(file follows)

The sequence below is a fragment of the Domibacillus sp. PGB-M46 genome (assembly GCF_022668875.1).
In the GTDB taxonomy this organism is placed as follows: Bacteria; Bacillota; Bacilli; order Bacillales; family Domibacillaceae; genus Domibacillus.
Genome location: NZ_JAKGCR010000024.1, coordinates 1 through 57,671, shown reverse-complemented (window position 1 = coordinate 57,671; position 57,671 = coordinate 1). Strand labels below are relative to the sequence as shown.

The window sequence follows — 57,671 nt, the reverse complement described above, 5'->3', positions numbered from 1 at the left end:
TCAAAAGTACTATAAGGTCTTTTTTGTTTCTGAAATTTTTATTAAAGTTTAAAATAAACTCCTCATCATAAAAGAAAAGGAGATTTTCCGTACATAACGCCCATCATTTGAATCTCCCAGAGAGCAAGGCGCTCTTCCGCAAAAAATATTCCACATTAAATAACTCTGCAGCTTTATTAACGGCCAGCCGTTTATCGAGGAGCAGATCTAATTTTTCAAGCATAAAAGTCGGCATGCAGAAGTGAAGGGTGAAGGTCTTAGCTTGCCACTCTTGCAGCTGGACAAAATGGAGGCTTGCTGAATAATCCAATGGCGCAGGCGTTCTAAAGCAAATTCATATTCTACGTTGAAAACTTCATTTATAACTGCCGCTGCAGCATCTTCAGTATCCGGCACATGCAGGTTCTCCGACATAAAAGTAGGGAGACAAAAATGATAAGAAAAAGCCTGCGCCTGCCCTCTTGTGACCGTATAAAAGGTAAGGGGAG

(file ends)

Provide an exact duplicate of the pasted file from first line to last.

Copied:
The sequence below is a fragment of the Domibacillus sp. PGB-M46 genome (assembly GCF_022668875.1).
In the GTDB taxonomy this organism is placed as follows: Bacteria; Bacillota; Bacilli; order Bacillales; family Domibacillaceae; genus Domibacillus.
Genome location: NZ_JAKGCR010000024.1, coordinates 1 through 57,671, shown reverse-complemented (window position 1 = coordinate 57,671; position 57,671 = coordinate 1). Strand labels below are relative to the sequence as shown.

The window sequence follows — 57,671 nt, the reverse complement described above, 5'->3', positions numbered from 1 at the left end:
TCAAAAGTACTATAAGGTCTTTTTTGTTTCTGAAATTTTTATTAAAGTTTAAAATAAACTCCTCATCATAAAAGAAAAGGAGATTTTCCGTACATAACGCCCATCATTTGAATCTCCCAGAGAGCAAGGCGCTCTTCCGCAAAAAATATTCCACATTAAATAACTCTGCAGCTTTATTAACGGCCAGCCGTTTATCGAGGAGCAGATCTAATTTTTCAAGCATAAAAGTCGGCATGCAGAAGTGAAGGGTGAAGGTCTTAGCTTGCCACTCTTGCAGCTGGACAAAATGGAGGCTTGCTGAATAATCCAATGGCGCAGGCGTTCTAAAGCAAATTCATATTCTACGTTGAAAACTTCATTTATAACTGCCGCTGCAGCATCTTCAGTATCCGGCACATGCAGGTTCTCCGACATAAAAGTAGGGAGACAAAAATGATAAGAAAAAGCCTGCGCCTGCCCTCTTGTGACCGTATAAAAGGTAAGGGGAG